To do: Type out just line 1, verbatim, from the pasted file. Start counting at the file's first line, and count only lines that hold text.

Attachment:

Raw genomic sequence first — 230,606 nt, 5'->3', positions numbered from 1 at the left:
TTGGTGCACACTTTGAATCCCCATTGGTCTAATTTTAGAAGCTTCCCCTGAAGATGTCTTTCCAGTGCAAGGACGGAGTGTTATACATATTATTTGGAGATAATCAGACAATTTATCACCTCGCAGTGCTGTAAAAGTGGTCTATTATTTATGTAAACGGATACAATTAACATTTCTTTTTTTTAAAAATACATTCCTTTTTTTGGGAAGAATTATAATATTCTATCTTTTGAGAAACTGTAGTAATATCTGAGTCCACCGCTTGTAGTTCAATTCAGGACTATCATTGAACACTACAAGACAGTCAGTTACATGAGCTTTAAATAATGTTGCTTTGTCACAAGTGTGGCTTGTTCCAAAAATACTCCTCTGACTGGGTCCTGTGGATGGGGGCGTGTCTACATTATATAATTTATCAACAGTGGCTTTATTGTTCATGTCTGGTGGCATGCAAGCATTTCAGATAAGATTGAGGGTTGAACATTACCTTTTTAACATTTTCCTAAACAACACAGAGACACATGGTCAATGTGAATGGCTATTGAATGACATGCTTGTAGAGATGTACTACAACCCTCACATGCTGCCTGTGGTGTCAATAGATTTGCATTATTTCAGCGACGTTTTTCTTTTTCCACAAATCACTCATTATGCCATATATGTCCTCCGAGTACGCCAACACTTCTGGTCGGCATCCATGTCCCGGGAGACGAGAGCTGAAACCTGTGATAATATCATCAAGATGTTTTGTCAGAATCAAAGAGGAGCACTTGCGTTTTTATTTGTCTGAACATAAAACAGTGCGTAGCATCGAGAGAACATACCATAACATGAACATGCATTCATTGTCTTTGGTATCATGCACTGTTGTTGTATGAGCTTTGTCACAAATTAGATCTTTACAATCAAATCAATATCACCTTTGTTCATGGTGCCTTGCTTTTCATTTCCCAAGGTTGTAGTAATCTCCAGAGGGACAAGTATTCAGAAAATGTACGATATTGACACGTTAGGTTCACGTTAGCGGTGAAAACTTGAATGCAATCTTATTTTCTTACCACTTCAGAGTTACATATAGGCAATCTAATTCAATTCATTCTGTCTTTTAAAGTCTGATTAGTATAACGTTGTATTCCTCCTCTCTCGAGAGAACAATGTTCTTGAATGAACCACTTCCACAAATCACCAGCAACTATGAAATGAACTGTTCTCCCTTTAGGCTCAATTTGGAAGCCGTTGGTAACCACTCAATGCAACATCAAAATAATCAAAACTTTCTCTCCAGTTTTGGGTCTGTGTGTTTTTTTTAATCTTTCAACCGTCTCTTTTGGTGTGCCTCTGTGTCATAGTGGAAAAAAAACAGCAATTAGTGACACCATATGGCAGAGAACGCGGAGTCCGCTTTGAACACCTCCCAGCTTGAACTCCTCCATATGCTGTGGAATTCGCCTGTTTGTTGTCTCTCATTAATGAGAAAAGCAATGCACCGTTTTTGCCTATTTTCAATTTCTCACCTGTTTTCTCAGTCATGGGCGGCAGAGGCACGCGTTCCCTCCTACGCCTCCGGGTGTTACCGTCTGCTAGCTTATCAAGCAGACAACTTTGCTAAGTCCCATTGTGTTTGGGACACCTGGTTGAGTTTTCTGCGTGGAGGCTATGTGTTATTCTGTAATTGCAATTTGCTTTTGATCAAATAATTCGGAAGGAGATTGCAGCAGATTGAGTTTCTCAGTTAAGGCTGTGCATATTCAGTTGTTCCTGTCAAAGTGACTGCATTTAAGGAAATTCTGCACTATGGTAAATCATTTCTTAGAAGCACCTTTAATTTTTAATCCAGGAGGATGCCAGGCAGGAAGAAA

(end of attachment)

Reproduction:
Raw genomic sequence first — 230,606 nt, 5'->3', positions numbered from 1 at the left: